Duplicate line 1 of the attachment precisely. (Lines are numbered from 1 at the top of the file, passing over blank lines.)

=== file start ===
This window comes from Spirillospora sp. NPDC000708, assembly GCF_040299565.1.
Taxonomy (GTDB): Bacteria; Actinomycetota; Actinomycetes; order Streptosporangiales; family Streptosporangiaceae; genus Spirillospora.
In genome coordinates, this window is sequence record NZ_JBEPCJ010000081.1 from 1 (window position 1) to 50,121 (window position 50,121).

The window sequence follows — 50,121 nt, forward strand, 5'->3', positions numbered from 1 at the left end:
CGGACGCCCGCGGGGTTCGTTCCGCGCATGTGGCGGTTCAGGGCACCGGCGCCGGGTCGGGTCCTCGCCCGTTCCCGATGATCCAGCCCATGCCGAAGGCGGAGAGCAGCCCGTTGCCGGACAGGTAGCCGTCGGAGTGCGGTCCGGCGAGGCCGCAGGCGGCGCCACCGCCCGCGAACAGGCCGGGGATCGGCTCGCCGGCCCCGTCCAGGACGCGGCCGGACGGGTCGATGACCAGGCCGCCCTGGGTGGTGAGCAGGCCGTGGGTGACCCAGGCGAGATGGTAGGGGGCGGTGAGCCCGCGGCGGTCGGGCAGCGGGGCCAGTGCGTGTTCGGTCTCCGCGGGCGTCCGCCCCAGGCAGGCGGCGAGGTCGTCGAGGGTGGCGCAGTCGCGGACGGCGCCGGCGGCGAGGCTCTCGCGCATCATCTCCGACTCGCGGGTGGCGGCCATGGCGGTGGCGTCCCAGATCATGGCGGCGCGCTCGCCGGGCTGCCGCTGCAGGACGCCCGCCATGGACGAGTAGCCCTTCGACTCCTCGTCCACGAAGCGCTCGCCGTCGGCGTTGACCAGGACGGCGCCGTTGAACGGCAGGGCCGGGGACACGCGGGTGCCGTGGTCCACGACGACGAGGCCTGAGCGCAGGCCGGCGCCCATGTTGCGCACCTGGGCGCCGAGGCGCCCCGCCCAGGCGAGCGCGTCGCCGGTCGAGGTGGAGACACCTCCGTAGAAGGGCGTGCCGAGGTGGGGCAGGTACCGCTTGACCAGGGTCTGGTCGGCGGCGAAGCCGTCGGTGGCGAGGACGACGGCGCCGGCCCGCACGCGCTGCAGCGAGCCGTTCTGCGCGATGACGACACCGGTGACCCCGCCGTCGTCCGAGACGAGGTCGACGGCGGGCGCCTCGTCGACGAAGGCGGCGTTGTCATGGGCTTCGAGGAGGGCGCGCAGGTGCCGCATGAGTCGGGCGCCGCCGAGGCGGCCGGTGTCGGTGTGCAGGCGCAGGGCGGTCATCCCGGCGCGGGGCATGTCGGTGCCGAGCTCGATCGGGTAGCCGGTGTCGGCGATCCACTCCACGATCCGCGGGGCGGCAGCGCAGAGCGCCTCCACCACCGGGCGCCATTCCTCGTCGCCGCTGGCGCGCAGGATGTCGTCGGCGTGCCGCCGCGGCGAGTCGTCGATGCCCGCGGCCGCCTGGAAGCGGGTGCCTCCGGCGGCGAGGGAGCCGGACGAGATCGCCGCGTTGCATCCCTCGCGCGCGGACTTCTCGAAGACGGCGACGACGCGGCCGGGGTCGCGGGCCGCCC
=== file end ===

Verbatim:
This window comes from Spirillospora sp. NPDC000708, assembly GCF_040299565.1.